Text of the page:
This trend also continues for period 3: Element sodium magnesium aluminum silicon phosphorus sulfur chlorine argon At. No. 11 12 13 14 15 16 17 18 Inner 2 2 2 2 2 2 2 2 Middle 8 8 8 8 8 8 8 8 Outer 1 2 3 4 5 6 7 8 Valence 1 2 3 4 3 2 1 0

• • • • • • • •

The alkali metals (group 1) and the halogens (group 17) are some of the most unstable elements. The alkali metals have 1 electron in an orbital that can hold 8, while the halogens have 7 electrons in an orbital that can hold 8. Thus, the alkali metals tend to give up their 1 electron while the halogens tend to accept 1 electron very readily. These elements are very reactive and tend to produce violent reactions when combined. The reactivities of the elements tend to decrease across periods, increase for groups 16 and 17, and then decrease at the noble gases. The transition metals, which are found in the middle of the periodic table, take a longer time to react, and the reactions do not tend to be violent. For example, the rusting of iron is a chemical reaction that takes some time and does not produce a violent reaction. Other combinations of elements can be seen by looking at the periodic table, and they react to produce a variety of compounds.

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GK12 Module Teacher’s Guide

Valence electrons are important in determining what chemical reactions can take place between elements, and they are also important in understanding the physical properties of each of the elements. Each group of elements has the same number of valence electrons (for example, group 1 elements all have a valence of one); thus they each have similar physical properties. For example, when group 1 elements are combined with group 17 elements, they tend to produce salts that all look very similar; in fact, there is no way to tell these salts apart by just looking at them. They all tend to look, taste, and feel like sodium chloride, or table salt. When electrons are given up or taken from one element or combination of elements to another element or combination of elements, charged particles known as ions are formed. For example, when sodium combines with chlorine to form sodium chloride, the sodium atom gives up one electron and the chlorine atom takes this electron. Thus, the sodium atom becomes positively charged because it has given up one electron and now has an extra positively charged proton, and the chlorine atom becomes negatively charged because it accepts one extra negatively charged electron. Although sodium chloride is overall neutrally charged, if the compound were to split, the sodium would permanently give up its one electron and the chlorine would permanently have the extra electron, which makes them both ions. These ions could combine to form other compounds, which would again be neutral. Demonstrations These demonstrations show the reactivity of the alkali metals, the non-reactivity of the noble gases, and the similar properties of groups.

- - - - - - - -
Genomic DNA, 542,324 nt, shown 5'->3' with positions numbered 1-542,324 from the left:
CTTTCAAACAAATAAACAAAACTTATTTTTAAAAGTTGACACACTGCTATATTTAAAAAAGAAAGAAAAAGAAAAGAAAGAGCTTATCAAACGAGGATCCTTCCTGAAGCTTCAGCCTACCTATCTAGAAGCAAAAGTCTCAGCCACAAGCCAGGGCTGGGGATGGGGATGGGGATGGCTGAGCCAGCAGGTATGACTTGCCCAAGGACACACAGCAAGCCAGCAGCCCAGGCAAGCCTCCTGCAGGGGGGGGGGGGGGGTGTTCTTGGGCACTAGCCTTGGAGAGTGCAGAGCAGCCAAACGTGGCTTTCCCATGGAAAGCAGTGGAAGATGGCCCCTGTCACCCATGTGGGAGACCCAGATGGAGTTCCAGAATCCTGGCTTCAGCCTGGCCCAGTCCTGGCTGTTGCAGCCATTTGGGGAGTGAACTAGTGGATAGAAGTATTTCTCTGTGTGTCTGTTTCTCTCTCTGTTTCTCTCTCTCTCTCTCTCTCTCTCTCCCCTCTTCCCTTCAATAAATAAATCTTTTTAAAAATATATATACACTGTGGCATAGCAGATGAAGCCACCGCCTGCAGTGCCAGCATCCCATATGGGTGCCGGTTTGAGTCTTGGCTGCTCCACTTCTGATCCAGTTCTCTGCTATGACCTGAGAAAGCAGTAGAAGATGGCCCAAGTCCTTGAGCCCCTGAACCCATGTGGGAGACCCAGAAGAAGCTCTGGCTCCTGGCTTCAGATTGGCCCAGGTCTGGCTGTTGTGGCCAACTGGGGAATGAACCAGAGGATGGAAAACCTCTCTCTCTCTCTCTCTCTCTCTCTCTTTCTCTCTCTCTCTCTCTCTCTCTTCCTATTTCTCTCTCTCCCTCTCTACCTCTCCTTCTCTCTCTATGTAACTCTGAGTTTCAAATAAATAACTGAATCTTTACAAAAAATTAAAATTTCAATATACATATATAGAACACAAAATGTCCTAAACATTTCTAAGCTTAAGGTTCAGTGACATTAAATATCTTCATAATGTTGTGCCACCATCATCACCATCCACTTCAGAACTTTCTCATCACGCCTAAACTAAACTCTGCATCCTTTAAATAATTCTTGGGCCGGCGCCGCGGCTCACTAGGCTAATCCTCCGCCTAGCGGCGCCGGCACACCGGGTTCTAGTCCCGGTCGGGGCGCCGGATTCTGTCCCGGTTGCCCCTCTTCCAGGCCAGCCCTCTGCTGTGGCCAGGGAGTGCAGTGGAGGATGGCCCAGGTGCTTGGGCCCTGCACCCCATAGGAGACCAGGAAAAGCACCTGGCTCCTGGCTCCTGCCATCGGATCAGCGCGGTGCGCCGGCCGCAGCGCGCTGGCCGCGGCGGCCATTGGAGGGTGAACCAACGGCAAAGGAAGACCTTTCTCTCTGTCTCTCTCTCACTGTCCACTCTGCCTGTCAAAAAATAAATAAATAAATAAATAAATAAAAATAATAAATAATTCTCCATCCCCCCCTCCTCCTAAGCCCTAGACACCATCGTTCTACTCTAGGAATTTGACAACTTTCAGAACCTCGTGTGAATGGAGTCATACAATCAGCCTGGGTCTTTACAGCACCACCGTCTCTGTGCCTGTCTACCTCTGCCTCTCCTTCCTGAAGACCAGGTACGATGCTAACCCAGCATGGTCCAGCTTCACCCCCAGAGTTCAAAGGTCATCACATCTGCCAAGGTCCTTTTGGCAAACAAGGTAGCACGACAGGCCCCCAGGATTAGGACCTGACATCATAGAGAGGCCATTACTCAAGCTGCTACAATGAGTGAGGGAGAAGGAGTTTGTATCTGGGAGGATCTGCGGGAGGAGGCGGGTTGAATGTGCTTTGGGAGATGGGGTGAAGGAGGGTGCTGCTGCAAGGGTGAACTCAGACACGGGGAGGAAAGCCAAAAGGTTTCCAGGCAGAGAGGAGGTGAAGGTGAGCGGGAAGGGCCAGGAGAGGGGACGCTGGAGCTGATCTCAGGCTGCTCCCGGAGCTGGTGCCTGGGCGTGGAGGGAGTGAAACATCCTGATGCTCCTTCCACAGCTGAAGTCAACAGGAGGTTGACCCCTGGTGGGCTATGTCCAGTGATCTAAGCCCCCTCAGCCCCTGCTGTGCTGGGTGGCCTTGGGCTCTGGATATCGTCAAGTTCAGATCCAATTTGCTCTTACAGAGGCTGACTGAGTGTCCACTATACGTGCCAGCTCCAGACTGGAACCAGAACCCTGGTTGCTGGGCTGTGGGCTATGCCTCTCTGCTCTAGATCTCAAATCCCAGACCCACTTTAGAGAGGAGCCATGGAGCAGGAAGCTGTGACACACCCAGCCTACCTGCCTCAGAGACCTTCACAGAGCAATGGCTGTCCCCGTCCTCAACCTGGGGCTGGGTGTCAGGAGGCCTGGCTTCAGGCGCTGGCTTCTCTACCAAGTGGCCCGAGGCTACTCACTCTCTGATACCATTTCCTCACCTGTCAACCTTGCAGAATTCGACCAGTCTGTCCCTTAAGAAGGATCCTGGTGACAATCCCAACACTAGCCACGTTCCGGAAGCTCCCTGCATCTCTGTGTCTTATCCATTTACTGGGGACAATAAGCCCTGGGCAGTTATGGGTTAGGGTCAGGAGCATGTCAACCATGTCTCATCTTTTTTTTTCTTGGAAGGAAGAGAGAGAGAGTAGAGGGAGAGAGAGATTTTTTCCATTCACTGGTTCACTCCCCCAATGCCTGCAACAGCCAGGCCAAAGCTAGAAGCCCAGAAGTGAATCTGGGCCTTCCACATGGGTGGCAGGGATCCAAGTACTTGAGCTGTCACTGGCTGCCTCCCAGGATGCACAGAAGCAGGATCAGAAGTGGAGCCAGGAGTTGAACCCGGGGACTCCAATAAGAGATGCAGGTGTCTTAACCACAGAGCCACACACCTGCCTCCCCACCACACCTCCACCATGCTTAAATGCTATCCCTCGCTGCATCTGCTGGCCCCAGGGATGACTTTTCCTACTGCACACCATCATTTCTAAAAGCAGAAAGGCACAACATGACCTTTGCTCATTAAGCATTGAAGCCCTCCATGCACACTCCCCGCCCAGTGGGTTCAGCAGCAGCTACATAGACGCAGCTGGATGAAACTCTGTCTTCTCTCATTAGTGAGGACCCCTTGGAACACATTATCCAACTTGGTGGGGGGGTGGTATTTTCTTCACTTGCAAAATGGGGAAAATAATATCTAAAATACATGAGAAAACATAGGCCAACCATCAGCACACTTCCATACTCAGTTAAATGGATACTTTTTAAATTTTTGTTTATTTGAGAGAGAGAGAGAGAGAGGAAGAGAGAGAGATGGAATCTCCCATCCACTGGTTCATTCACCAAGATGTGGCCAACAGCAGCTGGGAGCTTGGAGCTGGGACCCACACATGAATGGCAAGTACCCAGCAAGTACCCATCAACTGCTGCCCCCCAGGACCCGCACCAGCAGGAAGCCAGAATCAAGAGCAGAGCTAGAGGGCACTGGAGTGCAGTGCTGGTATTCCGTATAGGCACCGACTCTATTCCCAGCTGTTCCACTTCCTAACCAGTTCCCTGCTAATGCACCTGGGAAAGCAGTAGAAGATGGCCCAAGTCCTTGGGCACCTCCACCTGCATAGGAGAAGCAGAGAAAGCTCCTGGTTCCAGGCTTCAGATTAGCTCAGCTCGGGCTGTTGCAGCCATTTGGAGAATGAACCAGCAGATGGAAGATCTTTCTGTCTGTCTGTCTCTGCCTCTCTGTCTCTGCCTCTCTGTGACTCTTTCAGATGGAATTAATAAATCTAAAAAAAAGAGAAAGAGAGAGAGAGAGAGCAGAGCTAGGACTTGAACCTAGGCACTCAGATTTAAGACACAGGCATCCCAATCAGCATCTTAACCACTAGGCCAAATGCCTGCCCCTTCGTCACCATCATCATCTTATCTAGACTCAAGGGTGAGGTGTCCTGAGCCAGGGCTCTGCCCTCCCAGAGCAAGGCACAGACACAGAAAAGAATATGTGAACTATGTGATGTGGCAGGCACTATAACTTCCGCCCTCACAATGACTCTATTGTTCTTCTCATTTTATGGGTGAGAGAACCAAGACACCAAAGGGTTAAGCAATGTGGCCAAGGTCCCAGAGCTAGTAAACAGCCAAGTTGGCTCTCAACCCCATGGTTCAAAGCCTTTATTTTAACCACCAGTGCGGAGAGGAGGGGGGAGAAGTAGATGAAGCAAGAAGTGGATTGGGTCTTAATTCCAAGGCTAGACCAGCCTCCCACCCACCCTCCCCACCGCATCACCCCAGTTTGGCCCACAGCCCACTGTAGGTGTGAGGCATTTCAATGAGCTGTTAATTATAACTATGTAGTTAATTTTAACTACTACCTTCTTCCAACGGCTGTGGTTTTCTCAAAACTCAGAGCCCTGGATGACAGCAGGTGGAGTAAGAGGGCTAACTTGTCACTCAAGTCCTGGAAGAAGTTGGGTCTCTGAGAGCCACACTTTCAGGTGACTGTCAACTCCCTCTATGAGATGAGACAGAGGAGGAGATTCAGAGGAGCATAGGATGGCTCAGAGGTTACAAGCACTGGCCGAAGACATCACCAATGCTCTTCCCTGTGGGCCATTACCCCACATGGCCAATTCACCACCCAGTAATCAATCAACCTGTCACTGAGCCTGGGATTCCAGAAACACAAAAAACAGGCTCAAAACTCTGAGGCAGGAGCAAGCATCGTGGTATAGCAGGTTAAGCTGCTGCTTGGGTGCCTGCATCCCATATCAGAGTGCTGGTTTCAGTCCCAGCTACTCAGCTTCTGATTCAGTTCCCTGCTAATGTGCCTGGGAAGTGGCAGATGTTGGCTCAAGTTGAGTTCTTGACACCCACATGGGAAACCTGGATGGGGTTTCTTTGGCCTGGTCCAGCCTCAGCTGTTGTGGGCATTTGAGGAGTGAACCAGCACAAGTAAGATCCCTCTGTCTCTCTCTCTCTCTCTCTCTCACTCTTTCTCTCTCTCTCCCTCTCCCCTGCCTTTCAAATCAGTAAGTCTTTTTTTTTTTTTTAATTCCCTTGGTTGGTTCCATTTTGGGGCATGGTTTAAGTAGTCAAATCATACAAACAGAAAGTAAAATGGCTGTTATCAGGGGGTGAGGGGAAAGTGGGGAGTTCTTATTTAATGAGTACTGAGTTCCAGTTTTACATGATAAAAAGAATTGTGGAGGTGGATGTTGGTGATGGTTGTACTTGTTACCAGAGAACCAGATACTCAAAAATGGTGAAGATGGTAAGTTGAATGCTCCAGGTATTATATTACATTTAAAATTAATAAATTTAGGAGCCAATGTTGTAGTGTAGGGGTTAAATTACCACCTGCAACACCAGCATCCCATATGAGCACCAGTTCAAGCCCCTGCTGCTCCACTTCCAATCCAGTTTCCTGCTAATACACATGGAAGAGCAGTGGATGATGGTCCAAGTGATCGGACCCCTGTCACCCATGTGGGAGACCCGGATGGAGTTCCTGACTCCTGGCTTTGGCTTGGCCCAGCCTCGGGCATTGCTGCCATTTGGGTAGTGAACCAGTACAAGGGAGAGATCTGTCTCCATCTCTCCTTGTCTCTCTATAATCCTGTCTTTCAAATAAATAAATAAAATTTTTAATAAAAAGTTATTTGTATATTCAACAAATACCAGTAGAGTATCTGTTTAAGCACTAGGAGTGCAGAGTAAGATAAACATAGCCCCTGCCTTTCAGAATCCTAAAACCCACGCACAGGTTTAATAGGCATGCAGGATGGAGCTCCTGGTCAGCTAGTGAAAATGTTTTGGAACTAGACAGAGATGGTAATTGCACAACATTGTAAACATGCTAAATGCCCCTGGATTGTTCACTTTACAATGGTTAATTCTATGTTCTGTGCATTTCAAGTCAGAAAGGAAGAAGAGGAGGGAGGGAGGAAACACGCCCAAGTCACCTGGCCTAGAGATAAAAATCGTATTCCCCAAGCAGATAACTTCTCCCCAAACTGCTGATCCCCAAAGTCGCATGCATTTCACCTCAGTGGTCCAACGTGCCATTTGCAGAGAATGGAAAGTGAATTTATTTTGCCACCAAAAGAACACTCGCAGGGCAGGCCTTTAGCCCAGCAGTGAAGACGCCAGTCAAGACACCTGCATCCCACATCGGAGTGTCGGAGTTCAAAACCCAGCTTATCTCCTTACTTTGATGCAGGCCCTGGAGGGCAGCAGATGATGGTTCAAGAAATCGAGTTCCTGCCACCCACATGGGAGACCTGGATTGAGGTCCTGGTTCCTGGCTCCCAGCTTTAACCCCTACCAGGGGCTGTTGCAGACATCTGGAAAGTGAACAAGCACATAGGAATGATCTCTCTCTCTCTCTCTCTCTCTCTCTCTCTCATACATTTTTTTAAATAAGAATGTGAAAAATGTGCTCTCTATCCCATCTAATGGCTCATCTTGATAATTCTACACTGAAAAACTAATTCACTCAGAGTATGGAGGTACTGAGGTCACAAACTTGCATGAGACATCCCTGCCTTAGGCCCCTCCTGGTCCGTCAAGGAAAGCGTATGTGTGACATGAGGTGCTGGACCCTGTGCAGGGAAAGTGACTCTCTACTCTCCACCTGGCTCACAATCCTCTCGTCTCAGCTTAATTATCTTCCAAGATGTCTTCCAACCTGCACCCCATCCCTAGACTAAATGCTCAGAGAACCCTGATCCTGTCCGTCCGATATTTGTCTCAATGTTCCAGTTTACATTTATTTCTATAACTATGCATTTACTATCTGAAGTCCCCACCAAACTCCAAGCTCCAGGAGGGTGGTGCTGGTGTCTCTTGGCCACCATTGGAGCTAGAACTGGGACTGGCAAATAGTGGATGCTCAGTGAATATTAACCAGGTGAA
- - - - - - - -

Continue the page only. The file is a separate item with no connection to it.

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GK12 Module Teacher’s Guide

Reactivity of Sodium
Materials